A bill similar to one passed in Arizona which cracks down on immigration is making its way through Indiana’s House. It’s a bill that some call “morally reprehensible,” and one Monroe County leaders fear will have a negative financial impact on local economies.
The author of Senate Bill 590 Mike Delph says he understands why some might question the constitutionality of his proposal.
“We’re certainly pushing the envelope,” he says. “I believe that all the provisions are in compliance with law. Certainly people can make an argument.”
But Delph says if his bill were to become law, it wouldn’t really change much.
“It’s been existing federal law in the United States,” he says, “for over six years for those that visit our country legally whether they’re coming here to study or work to keep on their person the documentation that establishes their lawful presence to be here.”
Hurting a weakened economy
But leaders around the state seem to disagree. Members of the Monroe County Council and Bloomington City Council have signed resolutions against the bill, joining a number of state leaders including Attorney General Greg Zoeller in standing behind what’s called the Indiana Compact.
County Councilman Sam Allison who sponsored the county’s resolution in opposition to the bill says he’s worried Senate Bill 590 will increase law enforcement costs and could give Hoosiers an image that would discourage employers or employees from coming to the state.
“We have companies in town that compete on a global basis,” he says, “and we have just an enormous fear that Senate Bill 590 is really, really going to hurt the ability to recruit.”
A response from higher education
Indiana University Spokesperson Larry MacIntyre says that it is a concern for the university in terms of attracting both employees and students.
“IU at any given time,” he says, “will…probably have from 6,500 to 7,000 international students. We probably have several hundred faculty members who are foreign born and not U.S. citizens although they are all here legally of course. And we also in any given year probably have hundreds of international students here on our campuses.”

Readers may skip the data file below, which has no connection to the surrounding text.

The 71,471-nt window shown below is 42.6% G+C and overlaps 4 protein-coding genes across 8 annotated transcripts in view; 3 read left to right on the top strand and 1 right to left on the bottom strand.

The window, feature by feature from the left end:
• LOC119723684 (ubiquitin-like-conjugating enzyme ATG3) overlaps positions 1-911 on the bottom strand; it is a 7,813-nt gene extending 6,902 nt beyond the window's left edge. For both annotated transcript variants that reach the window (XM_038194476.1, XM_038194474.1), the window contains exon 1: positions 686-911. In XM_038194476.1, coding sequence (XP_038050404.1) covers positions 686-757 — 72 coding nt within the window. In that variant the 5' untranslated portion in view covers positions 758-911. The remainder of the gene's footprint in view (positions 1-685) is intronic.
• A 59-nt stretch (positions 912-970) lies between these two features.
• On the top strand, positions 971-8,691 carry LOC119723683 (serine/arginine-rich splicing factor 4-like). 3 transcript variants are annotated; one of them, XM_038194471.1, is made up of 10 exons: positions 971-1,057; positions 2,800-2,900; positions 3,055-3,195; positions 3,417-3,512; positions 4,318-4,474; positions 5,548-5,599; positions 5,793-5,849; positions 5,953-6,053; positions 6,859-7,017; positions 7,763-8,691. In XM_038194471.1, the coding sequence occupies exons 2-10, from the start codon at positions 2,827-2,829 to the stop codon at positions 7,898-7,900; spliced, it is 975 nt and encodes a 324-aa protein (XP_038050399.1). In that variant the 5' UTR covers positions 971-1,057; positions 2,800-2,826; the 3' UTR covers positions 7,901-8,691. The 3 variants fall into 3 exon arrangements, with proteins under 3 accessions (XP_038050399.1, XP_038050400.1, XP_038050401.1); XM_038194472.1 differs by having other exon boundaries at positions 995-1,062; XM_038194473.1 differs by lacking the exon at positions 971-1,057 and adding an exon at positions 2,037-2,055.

MacIntyre says students and faculty have already approached the university with concerns about the bill, but Delph says there is no reason for individuals to be concerned they’ll face any additional hassle.
“Again, I mean this is an important point,” he says, “most people don’t understand this: Its existing federal law for professors or for anybody who is visiting our country on any kind of visa to keep that documentation on their person that establishes their lawful presence to be here. So if someone comes here and they over stay they are technically an illegal immigrant. If someone comes here unlawfully without a visa or passport they are an illegal immigrant and are outside of the law. I would think that somebody in that situation would want to have their status recognized above those that break the law.”
A drop in citizen action against crime?
Local leaders also expressed concerns that if the bill becomes law it could lead to immigrants feeling ill at ease around law enforcement officers. Prosecutor Chris Gaal says he’s concerned the law might lead to a reduction in an individual’s willingness to report violent crime.
“We want crime victims to come forward and not be afraid of the justice system,” Gaal says, “to be willing to testify as a witness at trial so we can hold violent criminals accountable. It doesn’t matter what their immigration status is, we’re concerned with the violent crime that occurred because we don’t want crimes of violence to go unreported.”
More cost to law enforcement agencies
Gaal says SB 590 puts local law enforcement officers in a punitive role—a function Sheriff Jim Kennedy says he thinks, in the case of immigration, should remain a federal responsibility.
“It again imposes a mandate upon local authorities that’s not funded,” he says, “and those types of things in my opinion are not well thought out, secondly I don’t think it’s a necessary law.”
Delph says he thinks crimes against undocumented individuals are already significantly unreported and hopes his bill will help to stop that.
Right now,” Delph says, “we’ve allowed a shadow world to develop where people are brought into modern day American slavery outside the rule of law where they may make a better life for themselves and their family than where they come from but its not up to American standards and then we ask our fellow citizen to compete with the importation of that 3rd world standard and so I think there are a lot of injustices with the status quo there are a lot of human rights abuses that go on because of the failure of the federal government to enforce the law.”
The bill has already passed a vote in the Senate.